Over the course of the poem, the ‘I’ comes to exist absolutely, as the cosmos, which is the same as knowing it absolutely. It does this by a form of consciousness presented as incorporation, i.e. consumption and digestion. The poet predicates this action of the city, he then identifies himself with it. This process is also carried out at the level of the poem’s language, its song. ‘Vendémiaire’ testifies to the realisation that in the final analysis, language is not a propositional or indicative relation, but an ontological power: as the poet thinks and writes, he literally becomes the things he names by passing them through his mind and out of his pen/mouth.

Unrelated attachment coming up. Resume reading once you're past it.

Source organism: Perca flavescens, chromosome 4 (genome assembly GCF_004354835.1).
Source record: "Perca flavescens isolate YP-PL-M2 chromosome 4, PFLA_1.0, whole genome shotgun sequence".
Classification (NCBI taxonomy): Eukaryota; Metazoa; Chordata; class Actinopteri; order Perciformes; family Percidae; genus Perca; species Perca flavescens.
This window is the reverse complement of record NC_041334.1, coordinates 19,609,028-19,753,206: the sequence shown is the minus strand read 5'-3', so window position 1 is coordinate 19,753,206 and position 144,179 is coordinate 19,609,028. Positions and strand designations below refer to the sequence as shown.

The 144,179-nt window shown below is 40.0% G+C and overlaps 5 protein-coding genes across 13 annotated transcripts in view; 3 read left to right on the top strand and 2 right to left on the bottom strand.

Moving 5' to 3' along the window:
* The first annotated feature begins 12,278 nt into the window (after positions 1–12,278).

We might call this poetry’s Catholicism. This naming, the effusive poetic hymn, moves in the opposite direction to incorporation: the blood offering enters while the voice exits through the throat. The two opposing movements coincide in the cosmic rite, which is all of reality and a song of that reality as a total poetic experience – the world and the word become one. But there is still an asymmetry here, for the expectorating movement is the only means by which we hear anything of the incorporating one. This is as it should be, for the whole drama recounted in the work can be read as an attempt to articulate this ontological experience, the ‘real presence’ of world in language, the arbitrariness of the sign notwithstanding.